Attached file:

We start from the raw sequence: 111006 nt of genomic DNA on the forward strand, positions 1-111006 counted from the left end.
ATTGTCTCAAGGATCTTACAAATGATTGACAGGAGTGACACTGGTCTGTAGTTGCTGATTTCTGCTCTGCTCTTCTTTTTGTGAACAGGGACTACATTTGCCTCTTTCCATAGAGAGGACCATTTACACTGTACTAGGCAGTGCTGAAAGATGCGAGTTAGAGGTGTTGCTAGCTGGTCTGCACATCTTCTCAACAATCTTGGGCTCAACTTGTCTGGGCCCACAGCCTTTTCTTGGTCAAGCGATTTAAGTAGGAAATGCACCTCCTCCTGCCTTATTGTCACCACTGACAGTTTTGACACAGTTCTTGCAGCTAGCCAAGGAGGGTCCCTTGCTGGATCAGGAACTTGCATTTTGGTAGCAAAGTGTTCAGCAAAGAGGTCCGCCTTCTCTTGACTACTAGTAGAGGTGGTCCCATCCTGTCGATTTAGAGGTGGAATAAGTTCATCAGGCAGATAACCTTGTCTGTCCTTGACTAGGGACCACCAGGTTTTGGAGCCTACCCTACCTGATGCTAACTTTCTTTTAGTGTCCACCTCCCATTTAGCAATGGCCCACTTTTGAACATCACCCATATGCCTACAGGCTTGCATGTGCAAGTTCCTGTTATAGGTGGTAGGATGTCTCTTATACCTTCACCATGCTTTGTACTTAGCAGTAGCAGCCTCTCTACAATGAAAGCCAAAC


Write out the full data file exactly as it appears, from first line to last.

We start from the raw sequence: 111006 nt of genomic DNA on the forward strand, positions 1-111006 counted from the left end.
ATTGTCTCAAGGATCTTACAAATGATTGACAGGAGTGACACTGGTCTGTAGTTGCTGATTTCTGCTCTGCTCTTCTTTTTGTGAACAGGGACTACATTTGCCTCTTTCCATAGAGAGGACCATTTACACTGTACTAGGCAGTGCTGAAAGATGCGAGTTAGAGGTGTTGCTAGCTGGTCTGCACATCTTCTCAACAATCTTGGGCTCAACTTGTCTGGGCCCACAGCCTTTTCTTGGTCAAGCGATTTAAGTAGGAAATGCACCTCCTCCTGCCTTATTGTCACCACTGACAGTTTTGACACAGTTCTTGCAGCTAGCCAAGGAGGGTCCCTTGCTGGATCAGGAACTTGCATTTTGGTAGCAAAGTGTTCAGCAAAGAGGTCCGCCTTCTCTTGACTACTAGTAGAGGTGGTCCCATCCTGTCGATTTAGAGGTGGAATAAGTTCATCAGGCAGATAACCTTGTCTGTCCTTGACTAGGGACCACCAGGTTTTGGAGCCTACCCTACCTGATGCTAACTTTCTTTTAGTGTCCACCTCCCATTTAGCAATGGCCCACTTTTGAACATCACCCATATGCCTACAGGCTTGCATGTGCAAGTTCCTGTTATAGGTGGTAGGATGTCTCTTATACCTTCACCATGCTTTGTACTTAGCAGTAGCAGCCTCTCTACAATGAAAGCCAAAC